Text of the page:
We get a complete mix of families, friends, couples and lots of singles. Riding holidays are particularly good for people travelling on their own as you’re joining a ready-made group with everyone having a shared interest.

Is it affordable – and can it be just as cheap as a beach holiday?

There is a misconception that riding holidays are expensive. It’s true that you don’t get really cheap riding holidays because these are small group trips with a lot of personal involvement, and there is the added cost of feeding and keeping horses. There are some great holidays in France and Spain for less than £1,000, including all meals and flights. The big factor affecting price is the level of accommodation and, for those who have that kind of budget, there are plenty of rides with luxury accommodation.

Do people stay in the same hotel every night, or do you move around? What about food and drink?

There are two basic types of riding holiday. There’s those which are centre based, where you stay at a lodge or villa, ride out each day and return to the same place each evening. Then there’s the trail ride, where you ride to a new place each afternoon. The centre based rides are great for less experienced riders, as you can choose to do shorter rides or take a day off from riding, which is more difficult on trail rides where you have to get to the next hotel or lodge. On most holidays everything is included, even drinks, but sometimes if you are near a town it’s nice to go and choose a local restaurant.

Do people get very attached to their horses, and form a bond?

Developing a partnership with your horse is key to the riding holiday experience. We tell the guides as much as possible about each rider’s experience and preferences, so they can match them up with a suitable horse. In most cases they get it right first time, but occasionally we need to change horses after a day or two. Some customers like to go back to the same destination each year and they will often check first to make sure their favourite horse is available. We also have quite a few customers who’ve completely fallen in love with their horse, bought it, and arranged to have it brought home!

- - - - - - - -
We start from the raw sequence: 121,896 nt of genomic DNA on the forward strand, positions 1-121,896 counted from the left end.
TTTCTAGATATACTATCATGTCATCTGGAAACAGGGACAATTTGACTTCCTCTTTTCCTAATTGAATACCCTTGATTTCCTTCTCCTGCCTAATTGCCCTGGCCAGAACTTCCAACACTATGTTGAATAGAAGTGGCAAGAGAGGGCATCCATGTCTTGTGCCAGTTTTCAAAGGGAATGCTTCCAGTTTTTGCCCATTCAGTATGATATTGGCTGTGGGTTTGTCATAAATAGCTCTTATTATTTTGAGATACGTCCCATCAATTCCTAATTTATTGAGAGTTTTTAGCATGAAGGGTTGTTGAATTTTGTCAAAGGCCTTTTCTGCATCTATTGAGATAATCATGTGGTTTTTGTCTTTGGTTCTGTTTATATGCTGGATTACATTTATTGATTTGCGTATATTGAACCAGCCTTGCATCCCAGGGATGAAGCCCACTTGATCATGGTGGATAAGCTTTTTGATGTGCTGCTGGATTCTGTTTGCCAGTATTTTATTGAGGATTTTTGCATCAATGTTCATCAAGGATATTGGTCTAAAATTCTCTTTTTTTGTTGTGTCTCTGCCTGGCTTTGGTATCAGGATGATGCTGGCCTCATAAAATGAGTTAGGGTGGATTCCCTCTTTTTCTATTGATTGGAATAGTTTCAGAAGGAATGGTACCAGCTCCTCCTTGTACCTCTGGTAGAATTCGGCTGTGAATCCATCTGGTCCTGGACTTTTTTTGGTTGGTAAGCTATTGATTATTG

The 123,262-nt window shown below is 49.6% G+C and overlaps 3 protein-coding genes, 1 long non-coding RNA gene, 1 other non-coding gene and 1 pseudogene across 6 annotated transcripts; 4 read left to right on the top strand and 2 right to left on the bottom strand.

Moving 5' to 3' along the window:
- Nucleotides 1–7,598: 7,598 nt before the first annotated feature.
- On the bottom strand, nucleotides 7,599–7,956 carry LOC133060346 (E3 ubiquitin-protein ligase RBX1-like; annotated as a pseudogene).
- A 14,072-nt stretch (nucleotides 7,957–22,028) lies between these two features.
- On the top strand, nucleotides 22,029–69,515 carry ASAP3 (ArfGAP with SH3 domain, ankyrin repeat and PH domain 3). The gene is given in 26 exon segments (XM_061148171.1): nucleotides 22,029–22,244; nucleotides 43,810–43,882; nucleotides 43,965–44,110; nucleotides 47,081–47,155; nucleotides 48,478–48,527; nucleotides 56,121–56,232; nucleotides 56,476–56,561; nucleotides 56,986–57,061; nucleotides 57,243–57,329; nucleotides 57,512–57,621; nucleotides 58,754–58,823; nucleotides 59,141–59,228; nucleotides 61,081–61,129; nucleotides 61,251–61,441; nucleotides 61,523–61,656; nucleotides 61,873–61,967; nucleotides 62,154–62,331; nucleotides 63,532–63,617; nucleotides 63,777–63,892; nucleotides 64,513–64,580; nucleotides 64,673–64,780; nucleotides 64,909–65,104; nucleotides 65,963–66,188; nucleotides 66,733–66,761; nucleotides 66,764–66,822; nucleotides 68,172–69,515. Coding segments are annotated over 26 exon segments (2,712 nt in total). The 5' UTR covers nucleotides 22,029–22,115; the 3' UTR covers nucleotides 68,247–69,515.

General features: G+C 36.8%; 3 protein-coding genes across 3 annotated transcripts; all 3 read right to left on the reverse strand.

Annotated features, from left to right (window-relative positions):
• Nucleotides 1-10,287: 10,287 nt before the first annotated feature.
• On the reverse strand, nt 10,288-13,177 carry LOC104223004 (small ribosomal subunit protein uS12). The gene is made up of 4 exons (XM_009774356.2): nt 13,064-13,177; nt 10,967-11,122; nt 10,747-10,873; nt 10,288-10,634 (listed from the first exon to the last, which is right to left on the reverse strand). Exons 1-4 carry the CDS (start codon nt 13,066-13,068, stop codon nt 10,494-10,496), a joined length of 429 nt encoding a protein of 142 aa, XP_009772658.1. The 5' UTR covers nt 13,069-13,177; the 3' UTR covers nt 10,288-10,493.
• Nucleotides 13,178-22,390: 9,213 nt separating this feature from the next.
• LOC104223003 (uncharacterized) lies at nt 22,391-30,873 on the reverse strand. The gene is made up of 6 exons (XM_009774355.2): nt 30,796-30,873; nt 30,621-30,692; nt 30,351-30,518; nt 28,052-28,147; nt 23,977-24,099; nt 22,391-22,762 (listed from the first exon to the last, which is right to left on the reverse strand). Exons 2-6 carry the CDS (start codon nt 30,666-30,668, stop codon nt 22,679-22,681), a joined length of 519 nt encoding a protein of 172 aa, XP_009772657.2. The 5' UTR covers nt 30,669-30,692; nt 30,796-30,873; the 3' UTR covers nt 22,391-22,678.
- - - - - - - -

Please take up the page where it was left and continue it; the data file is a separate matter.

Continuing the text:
Horses trekking

How do you treat newcomers, and put them at ease? What about more competent riders?

We have developed a colour coding system so that you can see at a glance whether a ride fits your level of experience. We encourage customers to talk to us first before booking just to make sure that the riding will meet their expectations.

Is there time for lounging on the beach or sitting by a pool, or are people riding all day every day?

Typically, you ride for about four or five hours a day, so there is plenty of time to chill out. If you are on a week’s holiday, there is usually a rest day for the horses. The centre-based rides allow more time for relaxing, as moving accommodation on the trail rides takes up quite a bit of the day!

Would you say it’s a good way to see the world differently, and spend summer holidays more productively?

Definitely. Give it a try - you may be converted to a very different type of holiday!

Did you know that Columbus Direct’s travel insurance covers horseriding for FREE? Our policies include over 150 sports and activities as standard, so we’re the ultimate travel partner if you have a taste for adventure. You can enjoy every minute of your riding holiday and feel secure in the saddle, knowing we’re just a phone call away if you should need us. 


← Why river cruising is this summer’s hottest new trend

A beginner’s guide to Spanish culture →